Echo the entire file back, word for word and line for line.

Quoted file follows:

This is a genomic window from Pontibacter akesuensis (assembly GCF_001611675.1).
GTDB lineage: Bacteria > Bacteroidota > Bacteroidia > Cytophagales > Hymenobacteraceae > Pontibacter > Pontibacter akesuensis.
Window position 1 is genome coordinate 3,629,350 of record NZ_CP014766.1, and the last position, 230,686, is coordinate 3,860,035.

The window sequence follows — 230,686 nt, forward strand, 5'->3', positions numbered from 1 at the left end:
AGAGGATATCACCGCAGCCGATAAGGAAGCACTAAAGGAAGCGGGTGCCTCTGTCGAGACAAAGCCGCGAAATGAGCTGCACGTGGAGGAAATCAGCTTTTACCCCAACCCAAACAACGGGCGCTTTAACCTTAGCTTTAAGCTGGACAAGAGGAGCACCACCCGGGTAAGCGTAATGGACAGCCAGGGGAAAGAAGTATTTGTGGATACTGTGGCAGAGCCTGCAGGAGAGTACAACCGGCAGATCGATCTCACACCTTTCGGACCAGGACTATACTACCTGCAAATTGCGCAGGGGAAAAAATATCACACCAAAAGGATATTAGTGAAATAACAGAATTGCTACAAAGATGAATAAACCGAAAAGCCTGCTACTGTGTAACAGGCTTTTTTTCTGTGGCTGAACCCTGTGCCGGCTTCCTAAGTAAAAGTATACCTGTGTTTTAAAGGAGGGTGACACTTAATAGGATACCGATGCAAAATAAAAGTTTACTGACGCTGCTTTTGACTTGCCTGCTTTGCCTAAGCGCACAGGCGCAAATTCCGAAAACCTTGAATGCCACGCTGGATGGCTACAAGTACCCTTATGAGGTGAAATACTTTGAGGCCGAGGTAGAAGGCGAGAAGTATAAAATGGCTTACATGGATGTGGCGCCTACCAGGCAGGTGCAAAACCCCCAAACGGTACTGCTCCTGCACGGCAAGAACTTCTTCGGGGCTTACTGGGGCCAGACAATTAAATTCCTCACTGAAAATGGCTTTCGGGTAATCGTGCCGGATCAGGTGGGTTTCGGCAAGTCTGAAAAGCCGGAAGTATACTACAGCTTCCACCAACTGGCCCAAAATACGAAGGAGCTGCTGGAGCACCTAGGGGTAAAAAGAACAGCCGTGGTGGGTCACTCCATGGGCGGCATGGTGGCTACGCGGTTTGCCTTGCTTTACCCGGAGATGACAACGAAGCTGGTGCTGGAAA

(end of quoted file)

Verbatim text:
This is a genomic window from Pontibacter akesuensis (assembly GCF_001611675.1).
GTDB lineage: Bacteria > Bacteroidota > Bacteroidia > Cytophagales > Hymenobacteraceae > Pontibacter > Pontibacter akesuensis.
Window position 1 is genome coordinate 3,629,350 of record NZ_CP014766.1, and the last position, 230,686, is coordinate 3,860,035.

The window sequence follows — 230,686 nt, forward strand, 5'->3', positions numbered from 1 at the left end:
AGAGGATATCACCGCAGCCGATAAGGAAGCACTAAAGGAAGCGGGTGCCTCTGTCGAGACAAAGCCGCGAAATGAGCTGCACGTGGAGGAAATCAGCTTTTACCCCAACCCAAACAACGGGCGCTTTAACCTTAGCTTTAAGCTGGACAAGAGGAGCACCACCCGGGTAAGCGTAATGGACAGCCAGGGGAAAGAAGTATTTGTGGATACTGTGGCAGAGCCTGCAGGAGAGTACAACCGGCAGATCGATCTCACACCTTTCGGACCAGGACTATACTACCTGCAAATTGCGCAGGGGAAAAAATATCACACCAAAAGGATATTAGTGAAATAACAGAATTGCTACAAAGATGAATAAACCGAAAAGCCTGCTACTGTGTAACAGGCTTTTTTTCTGTGGCTGAACCCTGTGCCGGCTTCCTAAGTAAAAGTATACCTGTGTTTTAAAGGAGGGTGACACTTAATAGGATACCGATGCAAAATAAAAGTTTACTGACGCTGCTTTTGACTTGCCTGCTTTGCCTAAGCGCACAGGCGCAAATTCCGAAAACCTTGAATGCCACGCTGGATGGCTACAAGTACCCTTATGAGGTGAAATACTTTGAGGCCGAGGTAGAAGGCGAGAAGTATAAAATGGCTTACATGGATGTGGCGCCTACCAGGCAGGTGCAAAACCCCCAAACGGTACTGCTCCTGCACGGCAAGAACTTCTTCGGGGCTTACTGGGGCCAGACAATTAAATTCCTCACTGAAAATGGCTTTCGGGTAATCGTGCCGGATCAGGTGGGTTTCGGCAAGTCTGAAAAGCCGGAAGTATACTACAGCTTCCACCAACTGGCCCAAAATACGAAGGAGCTGCTGGAGCACCTAGGGGTAAAAAGAACAGCCGTGGTGGGTCACTCCATGGGCGGCATGGTGGCTACGCGGTTTGCCTTGCTTTACCCGGAGATGACAACGAAGCTGGTGCTGGAAA